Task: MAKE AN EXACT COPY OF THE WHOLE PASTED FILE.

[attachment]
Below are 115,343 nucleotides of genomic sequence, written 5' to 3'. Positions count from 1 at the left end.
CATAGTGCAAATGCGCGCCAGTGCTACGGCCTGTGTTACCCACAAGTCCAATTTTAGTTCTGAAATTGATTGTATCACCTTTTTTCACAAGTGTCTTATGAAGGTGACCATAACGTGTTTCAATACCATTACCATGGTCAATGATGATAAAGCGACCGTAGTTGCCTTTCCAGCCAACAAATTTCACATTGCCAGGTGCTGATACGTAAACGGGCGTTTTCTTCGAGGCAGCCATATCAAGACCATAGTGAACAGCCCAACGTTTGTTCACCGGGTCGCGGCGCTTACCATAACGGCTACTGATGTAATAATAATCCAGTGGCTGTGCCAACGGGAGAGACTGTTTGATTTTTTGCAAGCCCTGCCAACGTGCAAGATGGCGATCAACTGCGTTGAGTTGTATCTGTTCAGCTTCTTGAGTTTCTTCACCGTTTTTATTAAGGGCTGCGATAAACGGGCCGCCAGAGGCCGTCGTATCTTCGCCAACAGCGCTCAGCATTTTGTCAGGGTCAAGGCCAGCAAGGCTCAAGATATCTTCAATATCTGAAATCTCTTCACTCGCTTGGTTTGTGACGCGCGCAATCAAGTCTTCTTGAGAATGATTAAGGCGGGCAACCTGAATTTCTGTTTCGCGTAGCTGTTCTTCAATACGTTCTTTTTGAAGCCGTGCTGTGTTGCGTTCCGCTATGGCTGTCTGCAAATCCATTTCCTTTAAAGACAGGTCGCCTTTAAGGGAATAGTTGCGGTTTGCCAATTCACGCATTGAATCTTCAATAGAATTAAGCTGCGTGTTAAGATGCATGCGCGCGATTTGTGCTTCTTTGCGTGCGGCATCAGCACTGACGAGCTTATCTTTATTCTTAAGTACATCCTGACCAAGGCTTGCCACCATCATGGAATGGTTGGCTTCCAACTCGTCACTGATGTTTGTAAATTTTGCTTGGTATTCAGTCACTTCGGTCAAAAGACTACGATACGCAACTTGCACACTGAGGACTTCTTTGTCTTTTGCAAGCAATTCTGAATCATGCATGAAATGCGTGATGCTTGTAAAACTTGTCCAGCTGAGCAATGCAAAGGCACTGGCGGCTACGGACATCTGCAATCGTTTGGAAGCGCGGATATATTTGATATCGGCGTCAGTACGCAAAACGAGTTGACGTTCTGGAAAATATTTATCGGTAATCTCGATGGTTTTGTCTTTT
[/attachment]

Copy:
Below are 115,343 nucleotides of genomic sequence, written 5' to 3'. Positions count from 1 at the left end.
CATAGTGCAAATGCGCGCCAGTGCTACGGCCTGTGTTACCCACAAGTCCAATTTTAGTTCTGAAATTGATTGTATCACCTTTTTTCACAAGTGTCTTATGAAGGTGACCATAACGTGTTTCAATACCATTACCATGGTCAATGATGATAAAGCGACCGTAGTTGCCTTTCCAGCCAACAAATTTCACATTGCCAGGTGCTGATACGTAAACGGGCGTTTTCTTCGAGGCAGCCATATCAAGACCATAGTGAACAGCCCAACGTTTGTTCACCGGGTCGCGGCGCTTACCATAACGGCTACTGATGTAATAATAATCCAGTGGCTGTGCCAACGGGAGAGACTGTTTGATTTTTTGCAAGCCCTGCCAACGTGCAAGATGGCGATCAACTGCGTTGAGTTGTATCTGTTCAGCTTCTTGAGTTTCTTCACCGTTTTTATTAAGGGCTGCGATAAACGGGCCGCCAGAGGCCGTCGTATCTTCGCCAACAGCGCTCAGCATTTTGTCAGGGTCAAGGCCAGCAAGGCTCAAGATATCTTCAATATCTGAAATCTCTTCACTCGCTTGGTTTGTGACGCGCGCAATCAAGTCTTCTTGAGAATGATTAAGGCGGGCAACCTGAATTTCTGTTTCGCGTAGCTGTTCTTCAATACGTTCTTTTTGAAGCCGTGCTGTGTTGCGTTCCGCTATGGCTGTCTGCAAATCCATTTCCTTTAAAGACAGGTCGCCTTTAAGGGAATAGTTGCGGTTTGCCAATTCACGCATTGAATCTTCAATAGAATTAAGCTGCGTGTTAAGATGCATGCGCGCGATTTGTGCTTCTTTGCGTGCGGCATCAGCACTGACGAGCTTATCTTTATTCTTAAGTACATCCTGACCAAGGCTTGCCACCATCATGGAATGGTTGGCTTCCAACTCGTCACTGATGTTTGTAAATTTTGCTTGGTATTCAGTCACTTCGGTCAAAAGACTACGATACGCAACTTGCACACTGAGGACTTCTTTGTCTTTTGCAAGCAATTCTGAATCATGCATGAAATGCGTGATGCTTGTAAAACTTGTCCAGCTGAGCAATGCAAAGGCACTGGCGGCTACGGACATCTGCAATCGTTTGGAAGCGCGGATATATTTGATATCGGCGTCAGTACGCAAAACGAGTTGACGTTCTGGAAAATATTTATCGGTAATCTCGATGGTTTTGTCTTTT